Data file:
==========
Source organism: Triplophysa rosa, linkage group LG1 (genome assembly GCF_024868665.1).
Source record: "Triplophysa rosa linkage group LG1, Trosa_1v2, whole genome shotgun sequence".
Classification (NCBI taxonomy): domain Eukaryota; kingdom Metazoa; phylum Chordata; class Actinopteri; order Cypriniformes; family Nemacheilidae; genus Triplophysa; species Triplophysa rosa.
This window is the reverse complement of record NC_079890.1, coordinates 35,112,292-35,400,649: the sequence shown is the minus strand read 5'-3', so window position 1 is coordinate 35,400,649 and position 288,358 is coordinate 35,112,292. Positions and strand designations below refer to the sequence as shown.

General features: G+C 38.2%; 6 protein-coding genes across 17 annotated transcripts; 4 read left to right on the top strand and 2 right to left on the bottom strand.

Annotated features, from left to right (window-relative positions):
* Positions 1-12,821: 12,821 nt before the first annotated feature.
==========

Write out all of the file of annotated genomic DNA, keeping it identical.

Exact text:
Source organism: Triplophysa rosa, linkage group LG1 (genome assembly GCF_024868665.1).
Source record: "Triplophysa rosa linkage group LG1, Trosa_1v2, whole genome shotgun sequence".
Classification (NCBI taxonomy): domain Eukaryota; kingdom Metazoa; phylum Chordata; class Actinopteri; order Cypriniformes; family Nemacheilidae; genus Triplophysa; species Triplophysa rosa.
This window is the reverse complement of record NC_079890.1, coordinates 35,112,292-35,400,649: the sequence shown is the minus strand read 5'-3', so window position 1 is coordinate 35,400,649 and position 288,358 is coordinate 35,112,292. Positions and strand designations below refer to the sequence as shown.

General features: G+C 38.2%; 6 protein-coding genes across 17 annotated transcripts; 4 read left to right on the top strand and 2 right to left on the bottom strand.

Annotated features, from left to right (window-relative positions):
* Positions 1-12,821: 12,821 nt before the first annotated feature.